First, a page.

• Principle of separate electorate was rejected by the NR.
  • NR also turned down the Muslim suggestion that one-third seats in the Central Legislature should be reserved for the Muslims. It said there cannot be reservation of seats at the ratio of one-third because their population was not one-third.
  • Then there are other proposals which they made for example one proposal was that there would be no reservation of seats for the Muslims in Punjab and Bengal on the basis of population. However in the Hindu majority provinces seats may be given to Muslims on the basis of population.
  • Another proposal was that yes Sind may be made province provided it is established that it had sufficient resources to cope with the expenses of a separate province. In a way it was a conditional kind of acceptance not rejecting it but not accepting it either. Similarly for NWFP and Baluchistan they proposed that some constitutional reforms can be done under certain conditions.

If you look at these proposals of the NR pertaining to Hindu-Muslim question you will find that this report has hit the Muslim interests directly, in a way this report was negation of what the Congress party had agreed to in the Lucknow Pact of 1916.In the Lucknow Pact between the Congress and the ML both had agreed on the principle of separate electorate, for a reservation of one-third seats and also for the principle of weightage they had agreed in 1916 but now in 1928 twelve years later The Congress simply rejected, turn downed of what it has accepted in 1916 and this set of recommendations swearly undermined the relationship between the ML and the Congress party.

Jinnah’s Fourteen Points: 1929:

Quaid-e-Azam still tried for some changes in this NR so that it is acceptable to the Muslims. He even at that time did not loose hope and he thought that he will be able to convince the Congress that if hey show flexibility and accommodation then both communities can come closer and prepare a shared formula for the future constitution of India; therefore he took up the matter with the Congress and he participated in the all parties conference towards the end of 1928.In that conference he presented the Muslim demands and concerns primarily from Delhi proposals and his idea was that if some of those demands are accepted or accommodated ,if NR is modified then this report could be accepted to the ML and the Muslims as a whole.Unforttunately the efforts of the Quaid-e-Azam did not succeed, despite his best efforts the Congress party especially the hard liners in the Party there were some members who were ready to accommodate the Muslim demands but predominantly the hardliners were not willing to accommodate and as a result Quaid-e-Azam did not succeed in bringing about changes in the NR and this was a disappointment because he saw an opportunity is being lost because some hardliners in the Congress were not willing to accommodate the Muslims and their demands. In fact after that it is reported to have said that it is the parting of the ways. This is the point where in the political domain Muslims and Non-Muslims are now going to different parts. Although we will see that in the later years even in the early 30s he tried to convince the Congress party to agree on certain basic principles so that there is cooperation but even in the early 30s in the Round Table Conferences that effort did not succeed so it was in a way a parting of the way.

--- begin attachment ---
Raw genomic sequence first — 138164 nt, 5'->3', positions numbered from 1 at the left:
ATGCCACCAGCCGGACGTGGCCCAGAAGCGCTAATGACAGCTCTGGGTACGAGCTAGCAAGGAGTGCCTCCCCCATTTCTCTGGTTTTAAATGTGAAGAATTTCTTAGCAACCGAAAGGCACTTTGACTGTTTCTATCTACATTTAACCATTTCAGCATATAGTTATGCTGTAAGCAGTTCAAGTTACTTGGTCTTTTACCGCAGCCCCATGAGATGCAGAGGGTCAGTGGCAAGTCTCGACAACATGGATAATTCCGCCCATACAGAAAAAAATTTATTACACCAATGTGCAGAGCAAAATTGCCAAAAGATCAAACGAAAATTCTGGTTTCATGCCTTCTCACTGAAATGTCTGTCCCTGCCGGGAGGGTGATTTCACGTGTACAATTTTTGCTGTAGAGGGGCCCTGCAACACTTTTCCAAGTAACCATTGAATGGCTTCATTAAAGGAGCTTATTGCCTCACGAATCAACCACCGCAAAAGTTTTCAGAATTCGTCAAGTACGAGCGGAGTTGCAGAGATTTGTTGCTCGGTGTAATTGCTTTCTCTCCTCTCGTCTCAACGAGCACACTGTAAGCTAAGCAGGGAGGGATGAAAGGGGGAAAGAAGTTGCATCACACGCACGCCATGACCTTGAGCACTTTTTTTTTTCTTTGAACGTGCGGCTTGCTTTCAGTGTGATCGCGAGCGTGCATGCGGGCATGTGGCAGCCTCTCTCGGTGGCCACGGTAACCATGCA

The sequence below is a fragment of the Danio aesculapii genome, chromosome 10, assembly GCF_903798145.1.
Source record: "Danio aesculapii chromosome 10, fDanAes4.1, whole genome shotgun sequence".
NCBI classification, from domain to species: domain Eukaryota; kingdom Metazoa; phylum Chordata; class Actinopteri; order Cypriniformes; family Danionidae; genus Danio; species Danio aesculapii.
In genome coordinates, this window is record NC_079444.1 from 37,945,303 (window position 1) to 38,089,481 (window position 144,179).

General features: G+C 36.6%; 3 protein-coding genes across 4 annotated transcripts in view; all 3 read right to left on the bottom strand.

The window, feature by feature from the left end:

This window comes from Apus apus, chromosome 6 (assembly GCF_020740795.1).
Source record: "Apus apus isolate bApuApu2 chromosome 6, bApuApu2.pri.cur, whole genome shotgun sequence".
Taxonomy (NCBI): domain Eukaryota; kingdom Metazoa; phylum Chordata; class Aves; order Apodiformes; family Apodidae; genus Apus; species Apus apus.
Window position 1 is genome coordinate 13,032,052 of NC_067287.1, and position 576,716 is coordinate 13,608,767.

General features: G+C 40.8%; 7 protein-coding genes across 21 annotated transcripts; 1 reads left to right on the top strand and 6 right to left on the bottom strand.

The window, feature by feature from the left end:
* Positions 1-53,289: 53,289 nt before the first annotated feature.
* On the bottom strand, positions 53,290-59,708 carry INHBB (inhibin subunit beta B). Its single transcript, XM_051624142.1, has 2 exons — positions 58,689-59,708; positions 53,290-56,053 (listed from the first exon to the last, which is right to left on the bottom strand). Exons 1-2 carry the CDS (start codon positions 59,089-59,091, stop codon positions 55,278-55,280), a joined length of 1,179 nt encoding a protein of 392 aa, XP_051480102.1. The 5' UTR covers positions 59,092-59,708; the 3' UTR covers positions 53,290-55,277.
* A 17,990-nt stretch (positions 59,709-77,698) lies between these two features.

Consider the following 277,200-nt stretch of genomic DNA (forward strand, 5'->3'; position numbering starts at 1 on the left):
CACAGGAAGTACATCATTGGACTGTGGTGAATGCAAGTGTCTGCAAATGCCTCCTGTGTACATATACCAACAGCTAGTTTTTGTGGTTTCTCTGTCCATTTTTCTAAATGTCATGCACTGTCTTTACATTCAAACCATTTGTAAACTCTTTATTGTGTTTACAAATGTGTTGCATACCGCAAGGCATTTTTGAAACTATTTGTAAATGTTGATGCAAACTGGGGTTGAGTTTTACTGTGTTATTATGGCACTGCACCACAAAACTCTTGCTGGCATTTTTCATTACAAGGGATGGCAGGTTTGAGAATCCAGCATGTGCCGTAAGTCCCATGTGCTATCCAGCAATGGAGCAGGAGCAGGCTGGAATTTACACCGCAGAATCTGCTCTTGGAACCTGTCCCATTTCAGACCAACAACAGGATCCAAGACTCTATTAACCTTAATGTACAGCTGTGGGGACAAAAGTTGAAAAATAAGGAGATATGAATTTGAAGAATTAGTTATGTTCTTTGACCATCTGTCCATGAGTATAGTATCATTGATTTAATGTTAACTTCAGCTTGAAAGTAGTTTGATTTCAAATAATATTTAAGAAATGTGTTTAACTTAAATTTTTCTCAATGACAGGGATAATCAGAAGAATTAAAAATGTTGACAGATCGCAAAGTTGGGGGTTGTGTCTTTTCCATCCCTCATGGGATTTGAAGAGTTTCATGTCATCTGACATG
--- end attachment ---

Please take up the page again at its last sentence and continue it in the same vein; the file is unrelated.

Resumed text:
It is against the backdrop of the NR and refusal of the Congress to accommodate the Muslim concerns that we can talk about the Fourteen Points of Jinnah which is the 3rd major development that we are discussing.

Actually it was a speech which he delivered in 1929 keeping in view all those developments in Delhi Report and NR and in that Report he raised certain points in order to present Muslim perspective and ideas on the future constitution .These points can be describe as the charter of Muslim demands in British India. It was a concise and compact statement on what the Muslims were looking for in the future constitutional arrangements. It was a presentation of the safeguards, guarantees, and constitutional assurances and commitment on the part on the part of the majority community and the British govt.that they would fully protect the interests of the Muslims and accommodate their political concerns that was to be evolved by the British govt.

Now let me mention some of the major features of the fourteen points so that you have an idea of what the Quaid was saying. Now before describing the Fourteen Points you should kept the NR in your mind only then you can understand how 14 points were different and how these points can be describe as a rejoinder to the NR.